November 25, 2019 by Kenneth Fisher
I mentioned arrays in a previous post so I figured I should talk about what they are and how to work with them. Now, I’m going to assume that as a DBA you may not really know what an array is (although you probably do) so here is a quick definition:
An array is a data structure that is designed to store a collection of items. The items can be the same type or different types.
An array can have one or more dimensions (a column, a box, a cube etc) and can have a fixed data type or a not. If you don’t have a fixed data type then each element can any type of data. A integer, a string, a horse, etc. Well, maybe not a horse but it can contain any type of coding object. I tend to think of the fixed data type arrays as tables. A single dimension is a single column table, a two dimension table is multi column table, etc. Arrays without a fixed data type are more like excel spreadsheets.
Working with arrays is pretty easy. You declare them with s or by just assigning a list of elements to a variable. If you are declaring them using s then one pair will make a single dimension array, two pairs will make a two dimension array etc.
Here are a couple of examples:
[string]$TestArray = "Zero","One","Two","Three","Four","Five","Six","Seven","Eight","Nine" #Or $TestArray = "Zero","One","Two","Three","Four","Five","Six","Seven","Eight","Nine"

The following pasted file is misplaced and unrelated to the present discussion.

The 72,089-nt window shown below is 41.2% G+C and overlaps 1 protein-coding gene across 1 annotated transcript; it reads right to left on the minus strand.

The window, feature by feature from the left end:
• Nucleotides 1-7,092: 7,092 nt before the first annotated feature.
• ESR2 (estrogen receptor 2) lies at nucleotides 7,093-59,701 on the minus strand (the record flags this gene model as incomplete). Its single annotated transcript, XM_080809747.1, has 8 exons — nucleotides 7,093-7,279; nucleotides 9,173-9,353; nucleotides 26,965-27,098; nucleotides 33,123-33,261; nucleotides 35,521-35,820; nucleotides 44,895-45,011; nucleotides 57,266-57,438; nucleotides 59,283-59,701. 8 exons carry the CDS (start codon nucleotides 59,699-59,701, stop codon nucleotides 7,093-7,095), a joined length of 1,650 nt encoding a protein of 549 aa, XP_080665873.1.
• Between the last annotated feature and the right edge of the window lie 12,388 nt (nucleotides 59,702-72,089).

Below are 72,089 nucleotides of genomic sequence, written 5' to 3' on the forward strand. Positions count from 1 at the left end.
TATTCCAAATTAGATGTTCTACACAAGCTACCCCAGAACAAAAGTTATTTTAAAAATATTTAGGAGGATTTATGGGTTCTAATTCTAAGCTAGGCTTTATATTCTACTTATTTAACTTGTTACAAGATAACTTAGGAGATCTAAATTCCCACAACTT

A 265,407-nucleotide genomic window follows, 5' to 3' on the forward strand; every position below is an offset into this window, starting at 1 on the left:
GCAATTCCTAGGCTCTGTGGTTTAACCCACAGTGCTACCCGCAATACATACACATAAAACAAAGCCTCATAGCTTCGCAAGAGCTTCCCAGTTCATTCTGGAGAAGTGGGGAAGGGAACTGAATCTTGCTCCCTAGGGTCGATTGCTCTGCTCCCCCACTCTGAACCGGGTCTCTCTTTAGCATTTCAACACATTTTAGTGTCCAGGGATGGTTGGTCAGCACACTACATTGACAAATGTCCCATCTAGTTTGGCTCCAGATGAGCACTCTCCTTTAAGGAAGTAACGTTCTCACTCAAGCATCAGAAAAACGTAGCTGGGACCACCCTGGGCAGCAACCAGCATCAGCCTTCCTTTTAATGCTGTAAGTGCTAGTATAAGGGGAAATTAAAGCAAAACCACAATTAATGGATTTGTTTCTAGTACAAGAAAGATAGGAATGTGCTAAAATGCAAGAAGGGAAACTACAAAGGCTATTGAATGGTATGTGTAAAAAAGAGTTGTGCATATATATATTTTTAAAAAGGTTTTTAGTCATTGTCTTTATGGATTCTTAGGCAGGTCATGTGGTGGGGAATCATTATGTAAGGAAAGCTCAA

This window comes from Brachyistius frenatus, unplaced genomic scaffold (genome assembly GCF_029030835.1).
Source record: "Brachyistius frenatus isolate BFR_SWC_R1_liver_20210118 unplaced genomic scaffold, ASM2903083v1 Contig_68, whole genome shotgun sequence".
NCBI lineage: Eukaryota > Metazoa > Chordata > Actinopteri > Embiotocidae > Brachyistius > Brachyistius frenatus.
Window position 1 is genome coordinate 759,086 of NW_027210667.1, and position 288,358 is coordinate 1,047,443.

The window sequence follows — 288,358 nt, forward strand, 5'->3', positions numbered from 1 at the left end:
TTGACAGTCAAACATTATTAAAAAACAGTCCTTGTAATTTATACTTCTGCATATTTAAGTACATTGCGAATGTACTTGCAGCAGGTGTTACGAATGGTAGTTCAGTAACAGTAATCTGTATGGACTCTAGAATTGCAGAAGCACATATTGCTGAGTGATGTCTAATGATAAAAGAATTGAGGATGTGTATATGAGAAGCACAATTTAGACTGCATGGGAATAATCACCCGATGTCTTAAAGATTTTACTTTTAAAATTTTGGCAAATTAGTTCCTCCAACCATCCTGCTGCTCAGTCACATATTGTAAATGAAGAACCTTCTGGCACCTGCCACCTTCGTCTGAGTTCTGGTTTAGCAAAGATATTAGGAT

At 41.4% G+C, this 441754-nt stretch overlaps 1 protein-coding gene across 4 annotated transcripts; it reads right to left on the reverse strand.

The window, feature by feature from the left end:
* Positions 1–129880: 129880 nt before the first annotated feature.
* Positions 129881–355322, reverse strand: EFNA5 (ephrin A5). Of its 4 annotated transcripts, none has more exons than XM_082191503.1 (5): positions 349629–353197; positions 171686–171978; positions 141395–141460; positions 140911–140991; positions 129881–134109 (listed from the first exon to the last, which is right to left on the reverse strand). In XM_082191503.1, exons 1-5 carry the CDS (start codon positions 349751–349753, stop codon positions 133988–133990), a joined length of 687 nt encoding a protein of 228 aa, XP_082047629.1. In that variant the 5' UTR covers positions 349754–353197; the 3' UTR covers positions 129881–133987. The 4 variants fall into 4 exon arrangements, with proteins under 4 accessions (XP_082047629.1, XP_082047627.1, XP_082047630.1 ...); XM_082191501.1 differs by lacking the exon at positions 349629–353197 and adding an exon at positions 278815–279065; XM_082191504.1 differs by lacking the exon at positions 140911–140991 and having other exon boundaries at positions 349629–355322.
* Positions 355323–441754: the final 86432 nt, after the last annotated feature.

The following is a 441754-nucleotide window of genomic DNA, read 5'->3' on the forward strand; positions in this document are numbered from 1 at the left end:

[string]$TestArray2 = ("Zero,Zero","Zero,One","Zero,Two","Zero,Three")` ,("One,Zero","One,One","One,Two","One,Three")` ,("Two,Zero","Two,One","Two,Two","Two,Three")` ,("Three,Zero","Three,One","Three,Two","Three,Three") #Or $TestArray2 = ("Zero,Zero","Zero,One","Zero,Two","Zero,Three")` ,("One,Zero","One,One","One,Two","One,Three")` ,("Two,Zero","Two,One","Two,Two","Two,Three")` ,("Three,Zero","Three,One","Three,Two","Three,Three")
At this point I should probably point out that arrays are 0 based. By that I mean the first element of an array is the 0 element not the 1 element. A bit confusing if you ask me but you’ll get used to it. Now, to reference an element you just have to put the position number in the s. The strings I put in the arrays are there so that it’s really obvious that I’m getting back the right values.
$TestArray Two $TestArray Seven $TestArray2 Two, One $TestArray2 Zero, Three
Now here’s where it gets interesting. This is Powershell, and one of the things that makes Powershell so .. well .. Powerfull .. is that you can pass multiple elements to a command and it will process it for each of them. So to do that we need to be able to get multiple elements back.
$TestArray2 Zero,Zero Zero,One Zero,Two Zero,Three One,Zero One,One One,Two One,Three Two,Zero Two,One Two,Two Two,Three Three,Zero Three,One Three,Two Three,Three
Multiple elements in a row
$TestArray[3..7] Three Four Five Six Seven
Multiple elements that aren’t in a row
$TestArray2[0,2] Zero, One Two, One $TestArray2[1,3] Zero, One Zero, Three
Where this got really weird is that I couldn’t figure out how to pull multiple elements from both parts of the array at once. For example this didn’t return what I expected.
$TestArray2[0,2][1,3] Two, Zero Two, One Two, Two Two, Three
Obviously I’m still pretty new at this so if I’m missing something or I’m flat out wrong somewhere feel free to make a note in the comments below and I’ll update the post 🙂